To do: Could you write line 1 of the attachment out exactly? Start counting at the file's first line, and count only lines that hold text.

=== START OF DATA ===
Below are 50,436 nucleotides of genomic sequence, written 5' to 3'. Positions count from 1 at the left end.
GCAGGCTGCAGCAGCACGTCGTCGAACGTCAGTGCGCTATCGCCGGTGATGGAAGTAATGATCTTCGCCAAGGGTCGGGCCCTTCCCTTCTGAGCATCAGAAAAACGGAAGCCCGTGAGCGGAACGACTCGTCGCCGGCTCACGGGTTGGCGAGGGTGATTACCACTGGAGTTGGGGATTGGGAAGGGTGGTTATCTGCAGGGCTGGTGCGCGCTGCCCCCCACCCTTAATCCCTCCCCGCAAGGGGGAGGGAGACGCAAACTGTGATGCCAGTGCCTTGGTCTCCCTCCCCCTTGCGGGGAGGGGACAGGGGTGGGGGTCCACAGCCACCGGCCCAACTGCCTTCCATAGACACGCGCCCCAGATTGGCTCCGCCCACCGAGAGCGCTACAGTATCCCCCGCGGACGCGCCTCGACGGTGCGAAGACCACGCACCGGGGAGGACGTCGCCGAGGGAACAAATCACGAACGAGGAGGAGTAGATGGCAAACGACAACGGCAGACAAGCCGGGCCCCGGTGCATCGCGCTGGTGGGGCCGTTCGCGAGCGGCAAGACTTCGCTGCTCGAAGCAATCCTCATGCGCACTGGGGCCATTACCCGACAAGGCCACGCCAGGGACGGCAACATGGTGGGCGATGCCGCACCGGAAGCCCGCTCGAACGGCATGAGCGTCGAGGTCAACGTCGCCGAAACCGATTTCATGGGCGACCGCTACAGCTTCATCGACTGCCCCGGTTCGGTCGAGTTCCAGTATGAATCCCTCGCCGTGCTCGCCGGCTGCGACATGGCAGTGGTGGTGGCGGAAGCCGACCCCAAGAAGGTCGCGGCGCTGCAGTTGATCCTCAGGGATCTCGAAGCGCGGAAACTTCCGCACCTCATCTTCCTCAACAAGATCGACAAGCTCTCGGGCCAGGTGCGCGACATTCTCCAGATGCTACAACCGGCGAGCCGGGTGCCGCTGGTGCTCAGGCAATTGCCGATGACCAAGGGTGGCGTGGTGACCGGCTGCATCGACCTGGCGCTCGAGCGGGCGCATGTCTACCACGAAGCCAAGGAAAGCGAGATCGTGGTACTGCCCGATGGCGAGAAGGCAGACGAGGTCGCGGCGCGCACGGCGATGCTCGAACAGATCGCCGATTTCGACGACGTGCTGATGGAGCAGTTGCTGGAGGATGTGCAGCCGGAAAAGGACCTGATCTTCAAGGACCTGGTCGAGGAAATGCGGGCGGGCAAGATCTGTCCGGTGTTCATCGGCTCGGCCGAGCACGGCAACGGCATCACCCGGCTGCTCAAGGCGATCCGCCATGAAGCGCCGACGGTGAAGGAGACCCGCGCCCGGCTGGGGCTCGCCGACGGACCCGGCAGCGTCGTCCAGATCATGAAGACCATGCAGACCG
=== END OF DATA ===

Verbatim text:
Below are 50,436 nucleotides of genomic sequence, written 5' to 3'. Positions count from 1 at the left end.